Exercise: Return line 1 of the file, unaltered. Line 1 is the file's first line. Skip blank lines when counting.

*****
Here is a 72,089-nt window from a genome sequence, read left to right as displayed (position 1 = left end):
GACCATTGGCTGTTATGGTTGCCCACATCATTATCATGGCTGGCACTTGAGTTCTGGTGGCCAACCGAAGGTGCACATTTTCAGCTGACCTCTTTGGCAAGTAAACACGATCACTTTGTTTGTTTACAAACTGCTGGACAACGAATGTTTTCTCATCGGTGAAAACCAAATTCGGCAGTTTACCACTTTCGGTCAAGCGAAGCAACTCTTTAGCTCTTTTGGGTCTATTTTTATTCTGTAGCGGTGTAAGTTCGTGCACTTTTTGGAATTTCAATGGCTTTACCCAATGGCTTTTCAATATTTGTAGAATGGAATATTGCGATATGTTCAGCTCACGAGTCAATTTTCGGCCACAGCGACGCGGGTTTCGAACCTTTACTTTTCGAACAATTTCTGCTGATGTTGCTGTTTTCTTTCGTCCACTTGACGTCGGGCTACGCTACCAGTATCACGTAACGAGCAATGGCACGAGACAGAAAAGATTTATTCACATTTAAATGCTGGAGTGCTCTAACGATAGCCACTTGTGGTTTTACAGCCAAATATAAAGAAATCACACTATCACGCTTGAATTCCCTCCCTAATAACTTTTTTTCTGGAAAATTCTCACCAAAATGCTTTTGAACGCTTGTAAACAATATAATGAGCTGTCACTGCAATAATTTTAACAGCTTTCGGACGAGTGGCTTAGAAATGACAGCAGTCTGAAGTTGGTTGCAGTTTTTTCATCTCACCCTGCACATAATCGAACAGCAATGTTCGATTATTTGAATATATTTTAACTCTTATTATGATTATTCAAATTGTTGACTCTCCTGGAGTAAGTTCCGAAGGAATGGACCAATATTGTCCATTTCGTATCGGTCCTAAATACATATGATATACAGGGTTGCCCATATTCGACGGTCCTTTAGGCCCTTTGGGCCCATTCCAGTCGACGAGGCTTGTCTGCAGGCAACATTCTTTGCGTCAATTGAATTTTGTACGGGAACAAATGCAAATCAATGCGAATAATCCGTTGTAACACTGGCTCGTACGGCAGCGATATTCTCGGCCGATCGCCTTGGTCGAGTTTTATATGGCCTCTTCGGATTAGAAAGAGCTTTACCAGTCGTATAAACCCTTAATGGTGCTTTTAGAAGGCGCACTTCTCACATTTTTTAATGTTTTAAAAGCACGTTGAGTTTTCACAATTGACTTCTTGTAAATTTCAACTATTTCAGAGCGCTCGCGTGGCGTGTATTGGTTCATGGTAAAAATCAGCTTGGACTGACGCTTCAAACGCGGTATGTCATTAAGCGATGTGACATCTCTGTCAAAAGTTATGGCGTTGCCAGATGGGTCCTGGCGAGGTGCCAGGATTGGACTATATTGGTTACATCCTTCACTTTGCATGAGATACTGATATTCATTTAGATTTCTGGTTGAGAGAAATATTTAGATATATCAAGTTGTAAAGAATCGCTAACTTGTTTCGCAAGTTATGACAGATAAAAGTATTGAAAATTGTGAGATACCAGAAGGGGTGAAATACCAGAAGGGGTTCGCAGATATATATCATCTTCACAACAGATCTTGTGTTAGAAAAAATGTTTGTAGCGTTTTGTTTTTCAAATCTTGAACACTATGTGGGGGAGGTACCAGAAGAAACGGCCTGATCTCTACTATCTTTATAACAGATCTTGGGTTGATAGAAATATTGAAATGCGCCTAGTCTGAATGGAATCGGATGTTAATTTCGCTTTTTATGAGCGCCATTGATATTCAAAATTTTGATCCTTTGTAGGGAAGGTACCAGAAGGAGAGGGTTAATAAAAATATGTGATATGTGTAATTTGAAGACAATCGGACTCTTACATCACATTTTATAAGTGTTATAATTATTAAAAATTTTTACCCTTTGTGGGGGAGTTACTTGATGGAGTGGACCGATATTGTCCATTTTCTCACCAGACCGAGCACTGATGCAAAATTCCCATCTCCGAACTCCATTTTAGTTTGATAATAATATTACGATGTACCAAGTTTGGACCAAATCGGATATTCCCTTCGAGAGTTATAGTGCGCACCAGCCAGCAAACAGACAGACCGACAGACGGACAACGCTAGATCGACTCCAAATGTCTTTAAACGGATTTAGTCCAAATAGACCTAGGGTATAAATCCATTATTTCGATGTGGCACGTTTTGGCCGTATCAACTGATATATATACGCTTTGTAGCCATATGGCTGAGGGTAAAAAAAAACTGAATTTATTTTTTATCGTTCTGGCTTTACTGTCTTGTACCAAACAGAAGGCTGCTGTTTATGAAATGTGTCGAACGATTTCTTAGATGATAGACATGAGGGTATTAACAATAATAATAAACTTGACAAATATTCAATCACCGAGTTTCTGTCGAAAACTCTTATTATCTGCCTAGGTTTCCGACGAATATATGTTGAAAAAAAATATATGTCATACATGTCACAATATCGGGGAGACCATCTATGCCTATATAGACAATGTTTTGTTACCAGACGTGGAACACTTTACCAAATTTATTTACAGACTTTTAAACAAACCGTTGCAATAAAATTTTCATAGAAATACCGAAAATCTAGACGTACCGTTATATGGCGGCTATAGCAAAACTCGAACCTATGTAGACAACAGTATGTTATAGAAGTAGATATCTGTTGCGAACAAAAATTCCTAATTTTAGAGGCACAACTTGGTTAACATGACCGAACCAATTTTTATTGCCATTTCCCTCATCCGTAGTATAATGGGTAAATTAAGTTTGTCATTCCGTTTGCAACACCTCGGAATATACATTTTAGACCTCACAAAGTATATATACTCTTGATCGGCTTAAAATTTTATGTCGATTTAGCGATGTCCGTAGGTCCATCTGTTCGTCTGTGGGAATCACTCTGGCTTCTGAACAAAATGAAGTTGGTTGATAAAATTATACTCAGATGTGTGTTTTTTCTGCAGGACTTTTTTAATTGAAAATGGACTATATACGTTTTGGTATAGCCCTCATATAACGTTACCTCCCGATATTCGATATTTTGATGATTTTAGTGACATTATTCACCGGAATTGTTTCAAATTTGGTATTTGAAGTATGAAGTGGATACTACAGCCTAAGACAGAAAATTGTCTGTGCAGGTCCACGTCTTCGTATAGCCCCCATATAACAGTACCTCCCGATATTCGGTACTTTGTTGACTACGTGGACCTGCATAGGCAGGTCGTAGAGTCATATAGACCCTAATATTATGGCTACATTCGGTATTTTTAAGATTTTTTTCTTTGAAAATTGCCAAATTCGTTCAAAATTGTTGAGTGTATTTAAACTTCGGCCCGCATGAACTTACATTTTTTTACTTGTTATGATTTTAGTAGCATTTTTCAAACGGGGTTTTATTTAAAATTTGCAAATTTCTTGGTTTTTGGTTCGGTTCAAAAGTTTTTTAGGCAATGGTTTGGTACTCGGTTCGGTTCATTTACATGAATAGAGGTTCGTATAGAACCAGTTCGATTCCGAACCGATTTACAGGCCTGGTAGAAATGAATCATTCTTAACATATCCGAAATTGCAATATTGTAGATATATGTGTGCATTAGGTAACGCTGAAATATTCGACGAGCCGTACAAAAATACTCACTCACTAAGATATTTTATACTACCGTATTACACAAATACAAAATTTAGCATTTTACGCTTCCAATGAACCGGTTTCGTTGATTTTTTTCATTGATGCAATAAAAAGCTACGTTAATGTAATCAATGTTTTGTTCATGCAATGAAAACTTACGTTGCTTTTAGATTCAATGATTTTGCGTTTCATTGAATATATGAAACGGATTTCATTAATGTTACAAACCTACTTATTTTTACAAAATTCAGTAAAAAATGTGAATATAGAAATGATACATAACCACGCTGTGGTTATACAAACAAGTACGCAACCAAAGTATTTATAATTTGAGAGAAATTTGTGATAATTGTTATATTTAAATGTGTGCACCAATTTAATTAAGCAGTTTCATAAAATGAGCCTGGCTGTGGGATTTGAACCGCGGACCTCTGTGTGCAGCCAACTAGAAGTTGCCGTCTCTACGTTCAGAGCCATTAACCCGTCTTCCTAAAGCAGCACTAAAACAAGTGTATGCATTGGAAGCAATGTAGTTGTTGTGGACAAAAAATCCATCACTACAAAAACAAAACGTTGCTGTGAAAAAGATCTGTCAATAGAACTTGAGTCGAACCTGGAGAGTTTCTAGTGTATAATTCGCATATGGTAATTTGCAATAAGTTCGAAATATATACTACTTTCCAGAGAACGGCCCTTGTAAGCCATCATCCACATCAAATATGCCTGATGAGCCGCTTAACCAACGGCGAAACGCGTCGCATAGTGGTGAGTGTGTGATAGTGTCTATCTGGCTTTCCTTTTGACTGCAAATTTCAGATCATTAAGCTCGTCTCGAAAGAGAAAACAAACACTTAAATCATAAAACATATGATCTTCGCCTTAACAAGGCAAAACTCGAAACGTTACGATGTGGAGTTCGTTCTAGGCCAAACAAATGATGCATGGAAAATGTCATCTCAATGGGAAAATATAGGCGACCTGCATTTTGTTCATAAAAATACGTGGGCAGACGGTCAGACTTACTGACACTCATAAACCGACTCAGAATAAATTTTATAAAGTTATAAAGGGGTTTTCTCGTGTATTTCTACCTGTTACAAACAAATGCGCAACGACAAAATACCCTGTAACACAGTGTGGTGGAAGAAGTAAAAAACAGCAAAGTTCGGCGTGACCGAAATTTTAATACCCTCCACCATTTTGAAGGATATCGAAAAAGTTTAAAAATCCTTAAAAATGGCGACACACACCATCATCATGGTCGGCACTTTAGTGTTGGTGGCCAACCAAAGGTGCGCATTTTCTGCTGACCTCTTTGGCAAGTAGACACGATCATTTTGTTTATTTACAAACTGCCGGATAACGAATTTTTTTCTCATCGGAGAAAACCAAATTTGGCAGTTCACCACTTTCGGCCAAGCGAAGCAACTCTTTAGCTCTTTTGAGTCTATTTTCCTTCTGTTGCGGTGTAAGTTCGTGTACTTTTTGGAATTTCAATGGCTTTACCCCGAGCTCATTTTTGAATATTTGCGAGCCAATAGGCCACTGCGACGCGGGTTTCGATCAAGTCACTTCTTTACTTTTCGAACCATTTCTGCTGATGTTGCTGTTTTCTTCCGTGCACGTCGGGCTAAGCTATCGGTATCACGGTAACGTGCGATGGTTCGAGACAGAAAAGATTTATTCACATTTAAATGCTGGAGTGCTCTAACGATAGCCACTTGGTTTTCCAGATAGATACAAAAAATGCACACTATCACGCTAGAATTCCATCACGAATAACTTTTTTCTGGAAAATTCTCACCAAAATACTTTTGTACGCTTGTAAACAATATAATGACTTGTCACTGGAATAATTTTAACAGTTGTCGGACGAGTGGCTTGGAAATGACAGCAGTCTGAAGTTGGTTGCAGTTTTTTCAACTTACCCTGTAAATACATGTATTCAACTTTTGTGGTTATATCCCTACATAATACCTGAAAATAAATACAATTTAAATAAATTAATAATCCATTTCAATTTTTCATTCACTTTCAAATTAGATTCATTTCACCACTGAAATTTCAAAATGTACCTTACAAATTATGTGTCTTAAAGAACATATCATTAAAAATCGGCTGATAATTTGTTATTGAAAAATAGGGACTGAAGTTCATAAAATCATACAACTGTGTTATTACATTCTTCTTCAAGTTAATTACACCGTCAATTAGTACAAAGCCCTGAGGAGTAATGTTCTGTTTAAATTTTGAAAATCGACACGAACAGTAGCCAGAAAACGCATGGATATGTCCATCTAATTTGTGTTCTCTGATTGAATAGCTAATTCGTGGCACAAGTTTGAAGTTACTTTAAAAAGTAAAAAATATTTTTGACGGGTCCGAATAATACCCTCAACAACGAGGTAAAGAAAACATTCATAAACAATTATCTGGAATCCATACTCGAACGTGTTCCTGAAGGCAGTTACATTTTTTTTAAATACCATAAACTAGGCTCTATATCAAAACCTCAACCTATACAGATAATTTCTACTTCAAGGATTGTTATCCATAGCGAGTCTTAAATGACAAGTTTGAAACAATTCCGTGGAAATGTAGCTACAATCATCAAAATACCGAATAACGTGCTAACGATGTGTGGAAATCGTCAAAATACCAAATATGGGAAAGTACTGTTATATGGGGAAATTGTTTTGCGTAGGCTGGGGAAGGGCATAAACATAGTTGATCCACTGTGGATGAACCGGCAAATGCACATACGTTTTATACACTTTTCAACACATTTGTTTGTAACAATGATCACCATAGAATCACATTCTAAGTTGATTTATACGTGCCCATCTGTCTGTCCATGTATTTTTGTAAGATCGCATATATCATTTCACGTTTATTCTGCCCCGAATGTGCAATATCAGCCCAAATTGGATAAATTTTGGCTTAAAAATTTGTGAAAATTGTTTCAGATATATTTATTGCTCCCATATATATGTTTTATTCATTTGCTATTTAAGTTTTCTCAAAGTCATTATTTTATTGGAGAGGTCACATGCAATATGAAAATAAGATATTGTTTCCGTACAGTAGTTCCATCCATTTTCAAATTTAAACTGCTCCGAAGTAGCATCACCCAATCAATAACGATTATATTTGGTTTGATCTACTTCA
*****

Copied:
Here is a 72,089-nt window from a genome sequence, read left to right as displayed (position 1 = left end):